Some insurance companies are using AI-based chatbots in customer service and continuously improving them through machine learning. Major companies like Bosch and Siemens as well as energy and utility companies are making big strides in predictive maintenance and field services. Additionally, financial advisors have developed robotic counterparts.
Conversations with software providers, consultancies and IT service providers show that while many companies are currently experimenting with AI technology, few of them have actually yielded positive results. A recent Luenendonk survey reported that 48 percent of IT service providers see an increasing number of projects concerning AI and RPA.
However, there’s still a number of factors which hinder AI innovation, such as a lack of AI experts and data scientists; legacy IT landscapes and therefore bad data quality; lack of enthusiasm or support from top management; or corporate culture and employee mentality being opposed to innovation in general.
Despite considerable obstacles, most companies are concerning themselves with artificial intelligence, either because they want to leverage competitive advantages or because they fear being left behind by a fast-changing market.
Europe is way behind China and the U.S. on AI efforts. Especially Germany, taunted as a hub for innovation, falls short of expectations. While the German government decided to invest three billion euros in AI until 2025, Shanghai is investing 15 billion dollars in AI projects.
However, what the government lacks in enthusiasm, German companies make up for with their efforts. For example, Bosch is planning to invest 35 million euros in a new AI Campus. In total, the company wants to invest 300 million euros in AI technologies until 2021.
AI is not possible without humans
According to aforementioned Luenendonk survey, a clear majority of companies (81 percent) is convinced that artificial intelligence will disrupt their industry. However, almost just as many (94 percent) think AI will continue to need some form of human supervision. Respondents think that fully automated solutions only make sense regarding more insignificant tasks involving high data volume, like automatically displaying adverts or giving product recommendations.
Companies want to use artificial intelligence to support employees, not replace them. For example, AI can help development teams verify and test their solutions or constructions; or it can help scan for faults in products through image recognition. Artificial intelligence can also be useful for the back office.
Regardless of which department they were talking about, respondents always highlighted that artificial intelligence is not supposed to replace workers or reduce personnel costs. Instead, AI tools are supposed to take care of monotonous, time-consuming tasks, so humans are free to focus on creativity and innovations.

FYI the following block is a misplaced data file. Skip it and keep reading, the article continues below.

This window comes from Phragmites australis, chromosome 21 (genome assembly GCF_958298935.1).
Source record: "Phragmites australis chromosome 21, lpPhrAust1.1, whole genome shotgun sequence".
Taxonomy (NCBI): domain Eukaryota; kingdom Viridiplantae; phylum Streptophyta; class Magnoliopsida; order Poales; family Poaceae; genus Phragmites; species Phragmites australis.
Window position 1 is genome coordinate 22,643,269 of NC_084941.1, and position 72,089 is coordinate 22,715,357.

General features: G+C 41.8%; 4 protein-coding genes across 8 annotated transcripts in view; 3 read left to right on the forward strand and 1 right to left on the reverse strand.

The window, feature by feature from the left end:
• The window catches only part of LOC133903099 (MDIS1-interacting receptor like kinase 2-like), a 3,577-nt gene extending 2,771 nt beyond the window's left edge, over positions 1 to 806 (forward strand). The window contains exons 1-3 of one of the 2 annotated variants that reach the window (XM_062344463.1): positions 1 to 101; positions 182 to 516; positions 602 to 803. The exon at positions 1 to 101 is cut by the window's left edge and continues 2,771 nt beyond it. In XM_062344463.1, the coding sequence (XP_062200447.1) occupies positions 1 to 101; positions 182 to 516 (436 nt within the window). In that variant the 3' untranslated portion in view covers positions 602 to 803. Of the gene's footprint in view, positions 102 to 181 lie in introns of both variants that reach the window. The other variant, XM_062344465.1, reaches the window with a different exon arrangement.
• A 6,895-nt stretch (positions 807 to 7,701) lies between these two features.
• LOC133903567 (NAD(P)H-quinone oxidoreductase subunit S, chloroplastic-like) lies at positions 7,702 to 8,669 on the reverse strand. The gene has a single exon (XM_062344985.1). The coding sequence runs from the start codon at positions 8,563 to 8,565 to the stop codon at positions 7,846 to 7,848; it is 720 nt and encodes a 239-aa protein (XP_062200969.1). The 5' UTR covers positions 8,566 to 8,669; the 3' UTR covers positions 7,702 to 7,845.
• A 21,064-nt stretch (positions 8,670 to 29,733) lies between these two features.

A majority of respondents is convinced that artificial intelligence is going to be a game changer. However, most companies are currently only using AI in individual projects. It makes sense to be cautious; they are only just beginning to understand what AI is capable of and need first-hand experience before they can start transforming their processes.
Right now, implementing artificial intelligence is a trial-and-error process. In the beginning of an AI project, companies often don’t even know if the proposed strategy is feasible since required data is not available or they are unstructured.
Consequently, companies leverage an agile approach. Short feedback loops guarantee that the costs and efforts involved in a proof of concept stay within reasonable limits.
However, if data quality is lacking, no agile approach can save AI projects. Also problematic: most companies don’t have a standard definition of what artificial intelligence is.
Investments in AI
Willingness to invest in AI projects depends on the size of companies. The automobile industry is currently the frontrunner with budgets of more than 50 million euros. The reason is that autonomous driving is viewed as a future selling point.
In almost all other industries, budgets are way below ten million euros. Considering how omnipresent AI is in almost any discussion or even the news, these results are surprising.
Budgets are expected to increase significantly over the next years. Analysts strongly recommend increasing investments in research and development of AI. China and the U.S. are far ahead, but other countries can still catch up by investing in AI and other digital solutions like the IoT or autonomous driving.